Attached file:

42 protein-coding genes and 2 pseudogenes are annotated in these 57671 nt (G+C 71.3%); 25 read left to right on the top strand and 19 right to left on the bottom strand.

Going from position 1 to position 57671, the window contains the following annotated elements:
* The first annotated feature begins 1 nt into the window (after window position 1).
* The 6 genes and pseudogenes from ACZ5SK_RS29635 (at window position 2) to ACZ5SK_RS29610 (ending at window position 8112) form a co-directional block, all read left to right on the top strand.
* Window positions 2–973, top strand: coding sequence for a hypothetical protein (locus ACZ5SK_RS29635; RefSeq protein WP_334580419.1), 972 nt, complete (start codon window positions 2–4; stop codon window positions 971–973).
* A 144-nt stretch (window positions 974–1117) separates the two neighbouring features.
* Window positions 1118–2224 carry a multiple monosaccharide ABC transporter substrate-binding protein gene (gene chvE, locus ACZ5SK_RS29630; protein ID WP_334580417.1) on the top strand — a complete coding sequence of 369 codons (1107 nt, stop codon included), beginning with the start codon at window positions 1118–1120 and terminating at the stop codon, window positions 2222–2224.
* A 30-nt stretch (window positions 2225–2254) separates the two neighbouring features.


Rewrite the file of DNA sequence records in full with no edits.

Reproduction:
42 protein-coding genes and 2 pseudogenes are annotated in these 57671 nt (G+C 71.3%); 25 read left to right on the top strand and 19 right to left on the bottom strand.

Going from position 1 to position 57671, the window contains the following annotated elements:
* The first annotated feature begins 1 nt into the window (after window position 1).
* The 6 genes and pseudogenes from ACZ5SK_RS29635 (at window position 2) to ACZ5SK_RS29610 (ending at window position 8112) form a co-directional block, all read left to right on the top strand.
* Window positions 2–973, top strand: coding sequence for a hypothetical protein (locus ACZ5SK_RS29635; RefSeq protein WP_334580419.1), 972 nt, complete (start codon window positions 2–4; stop codon window positions 971–973).
* A 144-nt stretch (window positions 974–1117) separates the two neighbouring features.
* Window positions 1118–2224 carry a multiple monosaccharide ABC transporter substrate-binding protein gene (gene chvE, locus ACZ5SK_RS29630; protein ID WP_334580417.1) on the top strand — a complete coding sequence of 369 codons (1107 nt, stop codon included), beginning with the start codon at window positions 1118–1120 and terminating at the stop codon, window positions 2222–2224.
* A 30-nt stretch (window positions 2225–2254) separates the two neighbouring features.